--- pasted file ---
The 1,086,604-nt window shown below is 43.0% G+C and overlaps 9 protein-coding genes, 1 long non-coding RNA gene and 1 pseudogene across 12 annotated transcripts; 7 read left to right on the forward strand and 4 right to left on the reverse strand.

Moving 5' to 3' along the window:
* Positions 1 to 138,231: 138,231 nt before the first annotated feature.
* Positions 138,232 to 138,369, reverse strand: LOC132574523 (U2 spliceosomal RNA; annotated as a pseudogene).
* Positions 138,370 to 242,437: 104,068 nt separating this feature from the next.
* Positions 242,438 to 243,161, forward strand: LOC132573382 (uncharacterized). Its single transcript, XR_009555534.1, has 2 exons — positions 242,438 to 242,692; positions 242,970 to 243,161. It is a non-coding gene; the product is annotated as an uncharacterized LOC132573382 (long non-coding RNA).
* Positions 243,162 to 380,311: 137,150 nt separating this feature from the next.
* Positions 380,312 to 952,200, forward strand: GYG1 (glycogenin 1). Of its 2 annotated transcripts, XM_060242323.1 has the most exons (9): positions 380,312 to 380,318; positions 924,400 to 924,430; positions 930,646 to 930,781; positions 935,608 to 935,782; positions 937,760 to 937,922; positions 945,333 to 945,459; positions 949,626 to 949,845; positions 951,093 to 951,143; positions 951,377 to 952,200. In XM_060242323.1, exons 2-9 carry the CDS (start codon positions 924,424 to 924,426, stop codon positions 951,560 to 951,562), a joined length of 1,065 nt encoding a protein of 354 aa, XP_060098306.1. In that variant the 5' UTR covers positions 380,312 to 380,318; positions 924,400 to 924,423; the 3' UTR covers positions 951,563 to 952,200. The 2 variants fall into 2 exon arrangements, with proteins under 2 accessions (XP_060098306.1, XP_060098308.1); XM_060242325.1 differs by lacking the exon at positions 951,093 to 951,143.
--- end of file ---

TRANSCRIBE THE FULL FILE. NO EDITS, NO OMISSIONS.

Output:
The 1,086,604-nt window shown below is 43.0% G+C and overlaps 9 protein-coding genes, 1 long non-coding RNA gene and 1 pseudogene across 12 annotated transcripts; 7 read left to right on the forward strand and 4 right to left on the reverse strand.

Moving 5' to 3' along the window:
* Positions 1 to 138,231: 138,231 nt before the first annotated feature.
* Positions 138,232 to 138,369, reverse strand: LOC132574523 (U2 spliceosomal RNA; annotated as a pseudogene).
* Positions 138,370 to 242,437: 104,068 nt separating this feature from the next.
* Positions 242,438 to 243,161, forward strand: LOC132573382 (uncharacterized). Its single transcript, XR_009555534.1, has 2 exons — positions 242,438 to 242,692; positions 242,970 to 243,161. It is a non-coding gene; the product is annotated as an uncharacterized LOC132573382 (long non-coding RNA).
* Positions 243,162 to 380,311: 137,150 nt separating this feature from the next.
* Positions 380,312 to 952,200, forward strand: GYG1 (glycogenin 1). Of its 2 annotated transcripts, XM_060242323.1 has the most exons (9): positions 380,312 to 380,318; positions 924,400 to 924,430; positions 930,646 to 930,781; positions 935,608 to 935,782; positions 937,760 to 937,922; positions 945,333 to 945,459; positions 949,626 to 949,845; positions 951,093 to 951,143; positions 951,377 to 952,200. In XM_060242323.1, exons 2-9 carry the CDS (start codon positions 924,424 to 924,426, stop codon positions 951,560 to 951,562), a joined length of 1,065 nt encoding a protein of 354 aa, XP_060098306.1. In that variant the 5' UTR covers positions 380,312 to 380,318; positions 924,400 to 924,423; the 3' UTR covers positions 951,563 to 952,200. The 2 variants fall into 2 exon arrangements, with proteins under 2 accessions (XP_060098306.1, XP_060098308.1); XM_060242325.1 differs by lacking the exon at positions 951,093 to 951,143.